The Day The Mountains Almost Took My Mom
Lives change in an instant.
Our instant came deep in the woods, two and a half weeks ago, on an otherwise ordinary Monday afternoon. Though it has taken me time to do so, I’m writing about this in great detail so that others might glean some of the lessons this experience has imparted to me and my loved ones in the past 17 days.
Part I: The Accident
There’s no good way to begin this story. Do I tell George’s version, which begins with a scream, then a long and awful silence? Or my mom’s version, which begins with her foot slipping on a patch of black ice on a rock, then plummeting off the side of a rock cliff in the woods?
My own version begins with a phone call I received on my cell phone while I was at work. The call was from George; I assumed he wanted to let me know he, Glenn and my mom had finished up the hike they’d gone out to do together that day. Instead, there was static on the line, background noise, but no discernible voices. I almost hung up, thinking his phone had called me by mistake. But just as I pulled the phone away from my ear, I heard George’s voice, faint in the background: “Can you hear me?”
“Yes, I can hear you,” I said.
He stayed calm, but he minced no words: “We had to activate the SOS button on the SPOT tracker. Your mom took a bad fall and she can’t move. Her hip is in a lot of pain. Please call 911 and tell them we’re at Lake Lillian. We need help.”
Within a minute, the call dropped; in the coming hours, due to the remoteness of the area they were in, he and I would only be able to exchange slow, sporadic text messages. (On a side note, we hadn’t updated the contact information on our SPOT device since I’d used it for my summer races, so my phone number wasn’t one of the listed emergency contacts on the device for Search and Rescue (SAR) to call for details; they’d tried to call George’s phone but been unable to reach him due to the lack of reception where he was.)
My mom has always been good at finding the positive in situations. Despite her shock from the fall itself—she had tumbled over the side of a rock cliff, somersaulted down some 20-25 vertical feet, slammed against rocks, bounced off them, somersaulted again and landed on her back on more rocks—the first thing she did was marvel at the fact that she could wiggle her fingers and toes, could turn her neck from side to side. I’m fine!, she thought—a stark contrast to the thought that swept over her moments earlier as she plummeted: So, this is what it feels like right before you die.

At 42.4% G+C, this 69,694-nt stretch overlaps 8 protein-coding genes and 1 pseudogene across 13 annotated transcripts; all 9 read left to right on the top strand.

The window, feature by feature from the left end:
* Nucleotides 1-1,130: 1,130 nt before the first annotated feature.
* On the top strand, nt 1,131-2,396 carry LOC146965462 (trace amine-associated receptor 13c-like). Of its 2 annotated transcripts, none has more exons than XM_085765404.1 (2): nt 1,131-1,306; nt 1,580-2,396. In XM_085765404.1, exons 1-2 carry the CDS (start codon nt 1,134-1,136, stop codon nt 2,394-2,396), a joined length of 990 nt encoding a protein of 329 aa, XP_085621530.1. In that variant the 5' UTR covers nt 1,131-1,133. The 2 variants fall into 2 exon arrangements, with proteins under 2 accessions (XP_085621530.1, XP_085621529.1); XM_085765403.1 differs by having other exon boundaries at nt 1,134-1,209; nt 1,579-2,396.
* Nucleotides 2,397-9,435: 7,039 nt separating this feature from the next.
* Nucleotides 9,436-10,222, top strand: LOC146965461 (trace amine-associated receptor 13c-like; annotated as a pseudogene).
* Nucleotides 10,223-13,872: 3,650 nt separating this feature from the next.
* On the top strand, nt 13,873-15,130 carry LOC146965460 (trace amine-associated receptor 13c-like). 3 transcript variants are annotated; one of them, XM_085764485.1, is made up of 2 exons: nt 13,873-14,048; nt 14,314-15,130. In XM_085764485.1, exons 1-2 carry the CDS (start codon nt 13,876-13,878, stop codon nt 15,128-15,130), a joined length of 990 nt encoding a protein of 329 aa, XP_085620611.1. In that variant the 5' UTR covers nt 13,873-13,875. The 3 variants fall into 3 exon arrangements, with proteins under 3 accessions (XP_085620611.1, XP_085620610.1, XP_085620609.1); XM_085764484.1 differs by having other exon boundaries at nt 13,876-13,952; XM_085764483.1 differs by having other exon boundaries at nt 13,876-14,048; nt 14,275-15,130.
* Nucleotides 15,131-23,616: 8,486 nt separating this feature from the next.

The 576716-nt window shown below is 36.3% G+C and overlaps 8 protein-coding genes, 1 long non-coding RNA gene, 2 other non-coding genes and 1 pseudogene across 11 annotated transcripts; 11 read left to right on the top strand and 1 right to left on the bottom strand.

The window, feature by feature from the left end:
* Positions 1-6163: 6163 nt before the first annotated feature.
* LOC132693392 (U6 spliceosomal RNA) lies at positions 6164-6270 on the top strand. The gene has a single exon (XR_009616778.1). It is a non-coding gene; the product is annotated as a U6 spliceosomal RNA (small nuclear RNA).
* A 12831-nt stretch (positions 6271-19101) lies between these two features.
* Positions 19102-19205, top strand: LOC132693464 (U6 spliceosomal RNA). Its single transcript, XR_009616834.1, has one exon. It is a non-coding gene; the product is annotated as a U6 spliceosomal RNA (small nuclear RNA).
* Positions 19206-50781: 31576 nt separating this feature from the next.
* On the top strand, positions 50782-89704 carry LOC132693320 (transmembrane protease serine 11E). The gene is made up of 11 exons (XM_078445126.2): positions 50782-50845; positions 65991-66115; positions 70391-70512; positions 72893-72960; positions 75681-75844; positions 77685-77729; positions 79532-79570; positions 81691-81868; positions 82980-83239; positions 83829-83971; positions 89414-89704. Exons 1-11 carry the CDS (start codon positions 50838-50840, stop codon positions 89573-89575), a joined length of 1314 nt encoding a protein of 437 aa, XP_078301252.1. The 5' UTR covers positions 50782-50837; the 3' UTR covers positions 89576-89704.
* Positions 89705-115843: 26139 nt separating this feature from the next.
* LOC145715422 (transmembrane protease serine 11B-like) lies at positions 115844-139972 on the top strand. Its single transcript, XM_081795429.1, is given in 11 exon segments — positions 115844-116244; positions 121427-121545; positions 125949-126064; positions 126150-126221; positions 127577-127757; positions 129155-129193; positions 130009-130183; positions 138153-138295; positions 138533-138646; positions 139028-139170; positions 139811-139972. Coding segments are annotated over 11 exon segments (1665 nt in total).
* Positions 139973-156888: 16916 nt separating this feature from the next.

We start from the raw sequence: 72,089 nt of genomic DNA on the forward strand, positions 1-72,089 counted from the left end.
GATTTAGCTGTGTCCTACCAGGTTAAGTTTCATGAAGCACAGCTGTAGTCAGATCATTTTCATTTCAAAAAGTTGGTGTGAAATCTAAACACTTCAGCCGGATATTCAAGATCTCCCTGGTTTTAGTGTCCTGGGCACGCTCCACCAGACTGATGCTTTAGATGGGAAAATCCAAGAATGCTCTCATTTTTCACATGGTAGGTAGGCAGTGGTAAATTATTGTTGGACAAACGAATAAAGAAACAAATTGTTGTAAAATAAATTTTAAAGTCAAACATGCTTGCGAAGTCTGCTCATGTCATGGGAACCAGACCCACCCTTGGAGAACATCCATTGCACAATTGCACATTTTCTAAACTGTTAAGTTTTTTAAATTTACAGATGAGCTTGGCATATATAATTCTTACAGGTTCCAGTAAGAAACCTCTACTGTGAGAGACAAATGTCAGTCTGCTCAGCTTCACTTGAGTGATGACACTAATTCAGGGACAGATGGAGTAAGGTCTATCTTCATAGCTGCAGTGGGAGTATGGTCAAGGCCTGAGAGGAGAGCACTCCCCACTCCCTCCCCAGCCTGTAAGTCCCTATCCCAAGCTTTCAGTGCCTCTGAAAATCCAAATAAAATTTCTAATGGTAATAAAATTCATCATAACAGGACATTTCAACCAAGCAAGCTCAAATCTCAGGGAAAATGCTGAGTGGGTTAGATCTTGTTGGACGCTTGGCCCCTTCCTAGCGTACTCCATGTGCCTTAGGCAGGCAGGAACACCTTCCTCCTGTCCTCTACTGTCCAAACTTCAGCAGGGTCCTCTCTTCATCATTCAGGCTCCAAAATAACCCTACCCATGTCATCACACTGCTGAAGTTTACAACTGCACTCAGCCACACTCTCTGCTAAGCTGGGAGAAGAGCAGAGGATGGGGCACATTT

It was only when she tried to sit up, and couldn’t, that she realized something had almost certainly broken inside her body. She could hear George and Glenn, who were not within sight, calling her name; it took a while before there was wind in her lungs again to be able to call back to them, and a while longer yet before they were able to safely get down to her.
After assessing her and then activating the SOS on our SPOT when his cell phone showed no signs of reception, George offered to stay with her while Glenn hiked out in order to call for help. (Later, George held his phone up to the sky and was able to glean a fleeting bar of reception to call me.) If necessary, Glenn could then also be able to guide a SAR ground crew to where my mom had fallen.
As the sun sunk over the ridge, the air and ground became icy cold. The hours ahead were long—longest of all for my mom, whose pain swept swiftly in after the shock wore off, and for George, who stayed by her side and tried to prevent her from freezing or falling asleep. The two of them could do nothing but wait interminably for an answer from the universe on how this all would end. My mom couldn’t be moved, so it wasn’t even possible to put her inside the SOL emergency bivvy he’d packed; he cut it open and wrapped it over her. She’d fallen on top of her backpack, so its contents were mostly inaccessible, too, though George was able to pull out a fleece jacket and wrap that around her head, neck and shoulders.